This astonishingly awful film is a study in how a film can go terribly wrong from concept to execution.
| Original Score: 0/4
Ultimately the movie is alluring and respectful -- its sadness may be what saves it from becoming sensationalist or trite.
There's some good work from Basinger and solid (but also bland) techs and not too much else.
| Original Score: C+
A production like this deserves better scriptwriters and a better leading player.
| Original Score: 2.5/5
Shockingly boring and stupifyingly umoving.
| Original Score: 1.5/5
You should avoid this film and take a trip to the zoo instead.
| Original Score: 1/5
Ms. Basinger clearly relished the chance to throw herself into a character who endures many emotional extremities, though the joy and happiness she professes to find in Africa is not much in evidence.
| Original Score: 2.5/4
It hasn't any rhythm at all, just a string of downbeats and a hackneyed old tune that equates mere survival with heroism.
| Original Score: 1.5/4
The writing itself is a bit immature, What the film does best is depict the unpredictable rhythm and dangerous allure of Africa.
Gallmann now is a respected conservationist in Kenya. Fine. Good for her. But in this case, not so good for us.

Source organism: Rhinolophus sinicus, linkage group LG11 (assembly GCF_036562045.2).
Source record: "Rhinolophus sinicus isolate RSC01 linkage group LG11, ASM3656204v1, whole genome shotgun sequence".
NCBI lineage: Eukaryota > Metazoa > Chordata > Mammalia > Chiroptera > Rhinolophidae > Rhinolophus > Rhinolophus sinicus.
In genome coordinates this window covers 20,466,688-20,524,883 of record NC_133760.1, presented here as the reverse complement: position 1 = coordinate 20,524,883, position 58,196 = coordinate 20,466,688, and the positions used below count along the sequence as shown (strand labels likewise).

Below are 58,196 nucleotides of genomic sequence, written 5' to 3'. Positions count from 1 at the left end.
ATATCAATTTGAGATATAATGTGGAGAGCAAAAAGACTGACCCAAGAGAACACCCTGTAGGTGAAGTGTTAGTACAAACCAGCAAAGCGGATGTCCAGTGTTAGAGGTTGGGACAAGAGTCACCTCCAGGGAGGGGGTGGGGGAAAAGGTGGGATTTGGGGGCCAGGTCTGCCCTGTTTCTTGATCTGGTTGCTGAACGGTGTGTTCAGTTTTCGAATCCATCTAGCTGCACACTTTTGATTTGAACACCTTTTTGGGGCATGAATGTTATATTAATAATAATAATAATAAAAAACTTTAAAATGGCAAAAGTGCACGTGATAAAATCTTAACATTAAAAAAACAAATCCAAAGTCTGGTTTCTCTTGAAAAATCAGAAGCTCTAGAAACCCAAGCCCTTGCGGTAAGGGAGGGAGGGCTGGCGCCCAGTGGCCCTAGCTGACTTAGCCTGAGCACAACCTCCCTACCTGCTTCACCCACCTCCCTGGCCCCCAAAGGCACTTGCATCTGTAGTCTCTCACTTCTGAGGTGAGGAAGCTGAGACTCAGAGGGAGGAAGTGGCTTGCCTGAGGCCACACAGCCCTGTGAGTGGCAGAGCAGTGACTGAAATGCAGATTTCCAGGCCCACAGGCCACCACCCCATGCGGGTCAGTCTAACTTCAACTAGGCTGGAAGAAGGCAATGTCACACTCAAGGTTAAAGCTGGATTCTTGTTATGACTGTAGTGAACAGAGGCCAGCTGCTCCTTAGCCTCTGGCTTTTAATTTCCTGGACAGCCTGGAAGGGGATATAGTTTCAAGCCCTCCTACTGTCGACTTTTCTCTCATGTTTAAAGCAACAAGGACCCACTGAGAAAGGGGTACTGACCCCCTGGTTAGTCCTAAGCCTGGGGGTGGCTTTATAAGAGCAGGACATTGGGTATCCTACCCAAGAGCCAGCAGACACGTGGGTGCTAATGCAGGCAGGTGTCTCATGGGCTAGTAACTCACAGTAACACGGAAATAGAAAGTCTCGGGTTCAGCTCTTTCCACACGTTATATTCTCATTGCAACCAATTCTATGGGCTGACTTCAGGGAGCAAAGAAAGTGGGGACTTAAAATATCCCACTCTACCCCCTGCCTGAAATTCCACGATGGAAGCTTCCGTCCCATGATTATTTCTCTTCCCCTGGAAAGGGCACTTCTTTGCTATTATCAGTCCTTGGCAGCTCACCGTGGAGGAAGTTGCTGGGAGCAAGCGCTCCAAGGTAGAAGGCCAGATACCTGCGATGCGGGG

A beautiful travelogue and a squandered opportunity.
| Original Score: 42/100
It's beautifully photographed and well directed by Hugh Hudson, but the script is flimsy.
Kim Basinger does white woman's burden in this post-colonialist biopic yawner.
In the film, it feels more like Gallmann is simply tolerating her life in Africa rather than embracing it, and the disparity between those two positions makes all the difference in the world.
If the film had shown the actors getting eaten alive by mosquitoes, it would have been more convincing. That's real nature.
| Original Score: 5/10
Doesn't have much plot.
Director Hugh Hudson rarely allows the film to grab ahold of the viewer.
Out of Africa, which was so bland I'd almost forgotten it, packs a dramatic wallop compared with the enervated storytelling in I Dreamed of Africa.
It's debatable how well Gallman's story is served by Basinger and director Hugh Hudson.
The script reeks with clichés.